Art In America

Bodies in the Expanded Field: Animation at the Hirshhorn

“I am the mouth that produces waves,” intones a disembodied pair of lips, half-submerged in a rippling lagoon. “My words are the vibrations that produce waves of pressure and displacement.” When visitors enter the basement galleries of the Hirshhorn...

Rainbow Brain: The Visual Poetry of Martin Wong

The revelatory retrospective of Martin Wong at the Bronx Museum focuses on his painting at the expense of his poetry. Language is all over his paintings, from graffiti to inscriptions to sentences spelled out by pudgy hands forming the letters of the...

Stewart Uoo

The three wall-mounted sculptures in Stewart Uoo's "Curtain Moment" series have the dimensions and hardware of window treatments, but the frilly excess of their ornamentation evokes the sort of over-decorated theater where you might see an old...

Atlas Moscow: Refuseniks and Apparatchiks

Artists' fiercely outrageous, often politically charged public actions galvanized the Russian cultural scene in the 1990s. Today, organizations like the private V-A-C Foundation seek to alter the urban fabric—both physical and social—in subtler, more...

The Agenda: This Week in New York

A.i.A. editors suggest a few of the myriad events taking place in New York this week: an artist talk by Tauba Auerbach at UrbanGlass; a lecture on our contemporary era of feudal post-globalism by Norman M. Klein; a program of woman musicians and...

Lisa Oppenheim

"Landscape" and "portrait" are genres of painting, or orientations of a digital camera that optimize the organization of data in image files. The terms’ mashup in the title of Lisa Oppenheim’s series “Landscape Portraits” (2016) suggests a confusion...

Moscow Biennale of Contemporary Art

There was more art to see than I’d expected when I arrived at the 6th Moscow Biennale five days into its 10-day run. Bart de Baere, director of Antwerp’s Museum van Hedendaagse Kunst, had spoken openly about the constraints he faced as the biennial’s...

Jérôme Bel and Performa 15’s Light Touch

Jérôme Bel's Ballet (New York) is a cute little piece. For his Performa 15 commission, the French conceptual choreographer cast 13 dancers and asked them to interpret a handful of genres.

Atlas Moscow: Good Neighbors

The government's rejuvenation of neighborhood exhibition spaces and the opening of the new, privately financed Garage Museum of Contemporary Art signal an updating of Russian cultural policy.

Pavilion Problems

What is there in the history of the Venice Biennale—or in its current procedures—that dampens the quality of so many national displays?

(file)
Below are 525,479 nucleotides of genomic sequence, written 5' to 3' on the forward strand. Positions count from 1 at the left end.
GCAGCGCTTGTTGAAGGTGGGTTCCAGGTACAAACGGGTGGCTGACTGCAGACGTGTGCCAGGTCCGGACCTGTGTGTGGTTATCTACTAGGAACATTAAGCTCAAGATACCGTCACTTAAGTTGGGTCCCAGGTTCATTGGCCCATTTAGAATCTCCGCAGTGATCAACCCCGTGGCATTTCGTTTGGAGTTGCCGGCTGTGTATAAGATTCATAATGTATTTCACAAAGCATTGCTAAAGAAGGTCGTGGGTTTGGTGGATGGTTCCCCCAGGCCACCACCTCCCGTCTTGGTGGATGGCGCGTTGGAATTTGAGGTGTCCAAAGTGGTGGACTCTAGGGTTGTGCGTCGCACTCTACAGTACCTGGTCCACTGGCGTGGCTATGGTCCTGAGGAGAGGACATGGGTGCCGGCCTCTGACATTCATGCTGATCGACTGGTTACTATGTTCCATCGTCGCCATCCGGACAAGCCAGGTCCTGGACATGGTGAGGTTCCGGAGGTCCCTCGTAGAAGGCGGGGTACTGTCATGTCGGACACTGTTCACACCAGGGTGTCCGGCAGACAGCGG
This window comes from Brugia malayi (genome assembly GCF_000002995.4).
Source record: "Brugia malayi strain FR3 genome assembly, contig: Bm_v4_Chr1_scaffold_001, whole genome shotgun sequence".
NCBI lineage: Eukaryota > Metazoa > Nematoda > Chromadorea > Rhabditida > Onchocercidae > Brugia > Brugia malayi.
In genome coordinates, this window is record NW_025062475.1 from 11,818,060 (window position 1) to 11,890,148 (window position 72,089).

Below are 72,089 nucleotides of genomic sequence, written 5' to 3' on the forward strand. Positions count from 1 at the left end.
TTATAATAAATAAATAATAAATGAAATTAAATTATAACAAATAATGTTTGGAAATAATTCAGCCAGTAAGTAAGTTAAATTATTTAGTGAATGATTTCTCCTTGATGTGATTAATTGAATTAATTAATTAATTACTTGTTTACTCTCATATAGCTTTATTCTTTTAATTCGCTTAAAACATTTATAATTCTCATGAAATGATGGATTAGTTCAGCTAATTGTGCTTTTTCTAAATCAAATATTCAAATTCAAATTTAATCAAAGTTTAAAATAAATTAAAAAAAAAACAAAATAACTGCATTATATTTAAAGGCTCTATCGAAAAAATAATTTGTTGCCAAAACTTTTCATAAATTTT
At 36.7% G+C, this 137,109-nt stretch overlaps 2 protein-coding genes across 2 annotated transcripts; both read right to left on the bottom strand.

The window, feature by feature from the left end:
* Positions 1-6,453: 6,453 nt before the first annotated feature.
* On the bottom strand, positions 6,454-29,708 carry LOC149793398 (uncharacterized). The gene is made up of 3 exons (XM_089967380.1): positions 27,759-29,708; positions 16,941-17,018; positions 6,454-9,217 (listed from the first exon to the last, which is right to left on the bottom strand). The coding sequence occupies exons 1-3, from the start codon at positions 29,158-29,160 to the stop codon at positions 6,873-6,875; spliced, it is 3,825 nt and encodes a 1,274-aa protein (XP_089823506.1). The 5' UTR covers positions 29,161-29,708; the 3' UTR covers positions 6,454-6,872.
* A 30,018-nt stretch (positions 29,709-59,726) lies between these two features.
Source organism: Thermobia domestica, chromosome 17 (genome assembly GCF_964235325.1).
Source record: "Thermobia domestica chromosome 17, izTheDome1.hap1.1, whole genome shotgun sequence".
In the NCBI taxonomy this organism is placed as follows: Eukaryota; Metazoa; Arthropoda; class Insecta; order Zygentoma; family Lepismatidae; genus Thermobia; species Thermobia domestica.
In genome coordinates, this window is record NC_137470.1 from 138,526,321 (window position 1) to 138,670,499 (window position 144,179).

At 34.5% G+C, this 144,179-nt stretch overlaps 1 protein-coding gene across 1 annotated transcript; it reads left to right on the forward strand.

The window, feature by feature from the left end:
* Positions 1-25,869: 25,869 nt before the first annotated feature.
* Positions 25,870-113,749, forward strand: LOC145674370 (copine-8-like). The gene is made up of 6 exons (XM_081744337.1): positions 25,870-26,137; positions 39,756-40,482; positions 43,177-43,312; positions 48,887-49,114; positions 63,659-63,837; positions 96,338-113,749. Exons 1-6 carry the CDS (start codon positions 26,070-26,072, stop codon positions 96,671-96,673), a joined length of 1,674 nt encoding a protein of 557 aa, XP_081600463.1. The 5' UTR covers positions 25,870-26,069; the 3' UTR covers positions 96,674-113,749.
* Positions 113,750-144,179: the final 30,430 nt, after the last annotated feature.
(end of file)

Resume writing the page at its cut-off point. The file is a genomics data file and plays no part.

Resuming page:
Stages of Laughter 2 - Amy Sillman

Artists Aki Sasamoto, Amy Sillman and Martine Syms along with comedian Kate Berlant reflect on the pleasures and perils of their unorthodox modes of "performance."

Cruising and Beyond

One of the features spotlighting the Whitney Museum's new site in A.i.A.'s May issue is "Cruising the Waterfront," in which artist and writer Jonathan Weinberg considers the history of art and activism in the Meatpacking District in the 1970s and...

Ryan McNamara

Galleries are where performance art goes to die. Ryan McNamara knows this, and does what he can to animate his work’s remains. 

Man of Letters

Author and installation artist Paul Chan, winner of this year's Hugo Boss Prize, launched his maverick publishing venture Badlands Unlimited to expore the nature of the book, the disruptive roles of pornography and genre fiction, and the tangled...

The Agenda: This Week in New York

A.i.A. editors suggest a few of the myriad events taking place in New York this weekend: a reading of a new dictionary by Women Inc.; a poetry reading in conjunction with a Robert Barry exhibition; a discussion on post-Internet art process with...

Reading and Rumor: The Problem with Kenneth Goldsmith

At Interrupt 3, a conference on poetry and digital media at Brown University in Providence, Kenneth Goldsmith read the autopsy of Michael Brown, the teenager who was murdered by police officer Darren Wilson in Ferguson, Mo., in August 2014.

Alex Da Corte and Jayson Musson

Easternsports (2014) is a collaborative installation by Alex Da Corte and Jayson Musson with two and a half hours of atmospheric video on four channels, and a disjointed essay-poem of tens of thousands of words running through the subtitles.

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